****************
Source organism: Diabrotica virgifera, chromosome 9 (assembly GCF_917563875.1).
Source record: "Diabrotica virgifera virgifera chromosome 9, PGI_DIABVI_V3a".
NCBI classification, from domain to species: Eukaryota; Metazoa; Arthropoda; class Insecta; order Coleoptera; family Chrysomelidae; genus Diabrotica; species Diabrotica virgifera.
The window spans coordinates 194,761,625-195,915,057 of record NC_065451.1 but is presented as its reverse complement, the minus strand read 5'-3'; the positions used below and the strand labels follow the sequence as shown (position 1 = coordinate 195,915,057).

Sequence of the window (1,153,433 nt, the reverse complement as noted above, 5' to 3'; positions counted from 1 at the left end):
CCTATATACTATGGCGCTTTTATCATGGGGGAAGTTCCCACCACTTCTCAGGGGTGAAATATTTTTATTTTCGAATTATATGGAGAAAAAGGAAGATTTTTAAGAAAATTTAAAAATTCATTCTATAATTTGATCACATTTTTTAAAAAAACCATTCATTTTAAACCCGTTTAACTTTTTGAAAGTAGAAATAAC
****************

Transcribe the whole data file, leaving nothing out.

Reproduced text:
Source organism: Diabrotica virgifera, chromosome 9 (assembly GCF_917563875.1).
Source record: "Diabrotica virgifera virgifera chromosome 9, PGI_DIABVI_V3a".
NCBI classification, from domain to species: Eukaryota; Metazoa; Arthropoda; class Insecta; order Coleoptera; family Chrysomelidae; genus Diabrotica; species Diabrotica virgifera.
The window spans coordinates 194,761,625-195,915,057 of record NC_065451.1 but is presented as its reverse complement, the minus strand read 5'-3'; the positions used below and the strand labels follow the sequence as shown (position 1 = coordinate 195,915,057).

Sequence of the window (1,153,433 nt, the reverse complement as noted above, 5' to 3'; positions counted from 1 at the left end):
CCTATATACTATGGCGCTTTTATCATGGGGGAAGTTCCCACCACTTCTCAGGGGTGAAATATTTTTATTTTCGAATTATATGGAGAAAAAGGAAGATTTTTAAGAAAATTTAAAAATTCATTCTATAATTTGATCACATTTTTTAAAAAAACCATTCATTTTAAACCCGTTTAACTTTTTGAAAGTAGAAATAAC